When you go to the grocery store, your probably don't think about all the marketing tactics that are being utilized by companies to get you to buy their products.
These tactics are extremely misleading; companies actually try to trick you into buying their products. Even worse, the techniques used are very subtle and tricky; so much so that you may not even know you're being misled.
Food manufacturers spend billions of dollars annually to market their processed and unhealthy foods to the public, and purposely try to confuse consumers.
The problem does not end with grocery stores.
Even when going into supposedly "healthy" restaurants, you're bombarded with the showcase of unhealthy sweets and treats -- and usually "sold" on these treats by the people behind the counter. If you've ever heard the phrase, "Would you like to add a yummy pastry for dessert for only 99 cents?" then you understand what the company is trying to do.
Not only that, but the food designers behind these treats have concocted just the right amount of sugar, fat and salt so that your experience is both pleasurable and memorable. This increases the chance that you'll eat the same or similar treat upon your next visit.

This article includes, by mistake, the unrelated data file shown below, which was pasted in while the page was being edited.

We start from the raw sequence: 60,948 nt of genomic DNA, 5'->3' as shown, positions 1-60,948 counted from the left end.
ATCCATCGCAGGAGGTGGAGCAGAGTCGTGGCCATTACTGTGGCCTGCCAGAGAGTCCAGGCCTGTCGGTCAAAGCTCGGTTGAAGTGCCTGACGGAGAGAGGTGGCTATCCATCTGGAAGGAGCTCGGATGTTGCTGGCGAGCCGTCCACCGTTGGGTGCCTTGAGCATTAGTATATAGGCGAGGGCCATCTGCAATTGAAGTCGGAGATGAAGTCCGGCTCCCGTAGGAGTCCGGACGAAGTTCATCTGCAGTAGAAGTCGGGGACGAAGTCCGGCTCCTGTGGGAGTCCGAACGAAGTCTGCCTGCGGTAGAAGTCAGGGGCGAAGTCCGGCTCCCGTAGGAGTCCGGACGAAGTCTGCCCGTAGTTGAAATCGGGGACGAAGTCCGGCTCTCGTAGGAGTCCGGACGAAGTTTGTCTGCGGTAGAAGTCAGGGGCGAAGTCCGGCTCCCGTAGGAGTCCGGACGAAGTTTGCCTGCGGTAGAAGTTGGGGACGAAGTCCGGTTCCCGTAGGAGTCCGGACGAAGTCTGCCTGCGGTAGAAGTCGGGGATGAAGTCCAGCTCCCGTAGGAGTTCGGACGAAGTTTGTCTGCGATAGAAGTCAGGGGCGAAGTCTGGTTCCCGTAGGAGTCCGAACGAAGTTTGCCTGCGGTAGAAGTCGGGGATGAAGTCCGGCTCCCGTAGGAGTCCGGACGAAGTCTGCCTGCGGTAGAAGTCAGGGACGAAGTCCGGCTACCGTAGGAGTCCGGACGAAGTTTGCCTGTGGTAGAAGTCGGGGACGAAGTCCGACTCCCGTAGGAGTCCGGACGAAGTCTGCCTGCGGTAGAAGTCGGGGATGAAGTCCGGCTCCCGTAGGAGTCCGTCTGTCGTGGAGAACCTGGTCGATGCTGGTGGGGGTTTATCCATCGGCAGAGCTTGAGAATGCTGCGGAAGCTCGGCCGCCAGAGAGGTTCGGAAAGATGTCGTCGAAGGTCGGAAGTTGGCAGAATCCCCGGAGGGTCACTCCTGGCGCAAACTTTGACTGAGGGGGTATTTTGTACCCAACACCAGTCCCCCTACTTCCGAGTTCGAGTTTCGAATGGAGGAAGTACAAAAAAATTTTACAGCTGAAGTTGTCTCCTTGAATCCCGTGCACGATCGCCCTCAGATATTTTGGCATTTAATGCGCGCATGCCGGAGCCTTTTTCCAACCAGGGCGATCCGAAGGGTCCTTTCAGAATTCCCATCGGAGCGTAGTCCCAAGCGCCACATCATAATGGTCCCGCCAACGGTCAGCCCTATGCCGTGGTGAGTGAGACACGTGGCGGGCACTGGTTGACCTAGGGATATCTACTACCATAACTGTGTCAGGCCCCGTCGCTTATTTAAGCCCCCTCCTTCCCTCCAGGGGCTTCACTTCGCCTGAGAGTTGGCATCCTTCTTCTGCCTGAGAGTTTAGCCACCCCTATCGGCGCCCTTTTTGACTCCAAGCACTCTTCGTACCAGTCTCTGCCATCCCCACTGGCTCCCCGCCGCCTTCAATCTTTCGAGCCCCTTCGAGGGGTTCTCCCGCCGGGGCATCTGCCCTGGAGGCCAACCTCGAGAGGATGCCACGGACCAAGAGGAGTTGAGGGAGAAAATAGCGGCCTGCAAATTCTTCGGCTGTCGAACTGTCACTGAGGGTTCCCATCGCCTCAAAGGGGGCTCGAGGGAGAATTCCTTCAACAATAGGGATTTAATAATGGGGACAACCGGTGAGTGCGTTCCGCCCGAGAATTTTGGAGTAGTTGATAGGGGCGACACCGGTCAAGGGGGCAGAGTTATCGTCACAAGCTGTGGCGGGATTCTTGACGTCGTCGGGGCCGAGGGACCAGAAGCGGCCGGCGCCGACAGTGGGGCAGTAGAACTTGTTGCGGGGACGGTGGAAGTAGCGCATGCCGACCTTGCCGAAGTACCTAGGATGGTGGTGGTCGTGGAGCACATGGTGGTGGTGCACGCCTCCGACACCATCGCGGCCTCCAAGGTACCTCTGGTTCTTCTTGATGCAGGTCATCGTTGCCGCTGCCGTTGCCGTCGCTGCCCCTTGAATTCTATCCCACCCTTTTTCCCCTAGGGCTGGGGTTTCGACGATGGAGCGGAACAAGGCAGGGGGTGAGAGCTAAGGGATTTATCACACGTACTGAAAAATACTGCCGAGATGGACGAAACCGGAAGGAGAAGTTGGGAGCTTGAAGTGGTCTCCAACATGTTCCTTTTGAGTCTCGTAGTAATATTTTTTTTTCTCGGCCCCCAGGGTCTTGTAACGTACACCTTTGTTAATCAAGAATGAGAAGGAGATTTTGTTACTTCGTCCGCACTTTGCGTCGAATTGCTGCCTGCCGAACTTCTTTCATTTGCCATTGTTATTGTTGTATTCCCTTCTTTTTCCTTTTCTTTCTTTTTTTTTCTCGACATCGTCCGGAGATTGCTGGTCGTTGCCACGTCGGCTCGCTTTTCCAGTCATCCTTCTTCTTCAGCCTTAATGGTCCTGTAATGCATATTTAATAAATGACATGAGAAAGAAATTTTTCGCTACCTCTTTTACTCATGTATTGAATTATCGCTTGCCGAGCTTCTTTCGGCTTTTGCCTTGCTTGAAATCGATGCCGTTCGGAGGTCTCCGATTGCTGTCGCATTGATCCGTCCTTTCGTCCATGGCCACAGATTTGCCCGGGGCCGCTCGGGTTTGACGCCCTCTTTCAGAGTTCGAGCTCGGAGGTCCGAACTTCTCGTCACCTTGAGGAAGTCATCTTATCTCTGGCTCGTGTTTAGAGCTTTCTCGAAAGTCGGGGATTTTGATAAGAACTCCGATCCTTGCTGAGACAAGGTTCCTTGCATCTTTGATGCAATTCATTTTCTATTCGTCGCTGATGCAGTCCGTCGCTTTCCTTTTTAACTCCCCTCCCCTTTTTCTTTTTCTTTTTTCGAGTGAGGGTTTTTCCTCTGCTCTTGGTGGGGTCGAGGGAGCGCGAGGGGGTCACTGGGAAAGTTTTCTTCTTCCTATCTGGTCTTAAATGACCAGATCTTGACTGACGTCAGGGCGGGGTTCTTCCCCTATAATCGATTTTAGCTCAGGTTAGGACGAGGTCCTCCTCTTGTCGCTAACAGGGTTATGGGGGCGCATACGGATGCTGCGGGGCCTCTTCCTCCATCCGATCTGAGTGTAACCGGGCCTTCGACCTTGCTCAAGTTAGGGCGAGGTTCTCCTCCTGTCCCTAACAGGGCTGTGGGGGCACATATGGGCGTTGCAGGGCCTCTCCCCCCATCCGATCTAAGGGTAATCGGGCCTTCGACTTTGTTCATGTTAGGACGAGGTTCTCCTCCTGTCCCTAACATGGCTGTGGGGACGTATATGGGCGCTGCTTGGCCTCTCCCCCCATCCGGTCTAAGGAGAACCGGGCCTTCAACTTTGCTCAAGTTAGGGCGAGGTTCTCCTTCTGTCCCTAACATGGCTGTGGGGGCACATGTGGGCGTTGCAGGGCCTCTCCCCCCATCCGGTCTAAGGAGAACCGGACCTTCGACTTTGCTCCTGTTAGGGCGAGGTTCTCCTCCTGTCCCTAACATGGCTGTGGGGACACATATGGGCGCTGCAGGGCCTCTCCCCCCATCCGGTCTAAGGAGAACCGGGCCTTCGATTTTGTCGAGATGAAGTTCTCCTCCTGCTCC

In one simple visit, you've become a victim of food placement, food packaging, the bargain technique and food design. Kids are especially susceptible to these techniques.
How can you combat these smooth marketing tactics?
Always plan ahead; make sure you have a healthy choice at ALL times... even when you're not thinking about being tempted by food. Food companies are now pairing up with sports stores and office supply stores to place their products, catching you off-guard when you least expect it.
Second, make sure you pay attention to changes in the produce section of the grocery store. You equate produce with healthy, right? But beware of cake and whipped cream near the strawberries. This product placement can quickly trick your brain into thinking "strawberry shortcake."
Finally, be aware that what seems "real" may not be. You know those wonderful smells wafting from ice cream or chocolate shops? Scent manufacturers or flavorists create scents to mimic the smell of fresh-baked waffle cones, chocolate, vanilla, etc. to entice you into the establishment.
Donna Morin joins Andrea to explain just how companies mislead you as a consumer, as well as how you can effectively be aware and resist their tactics.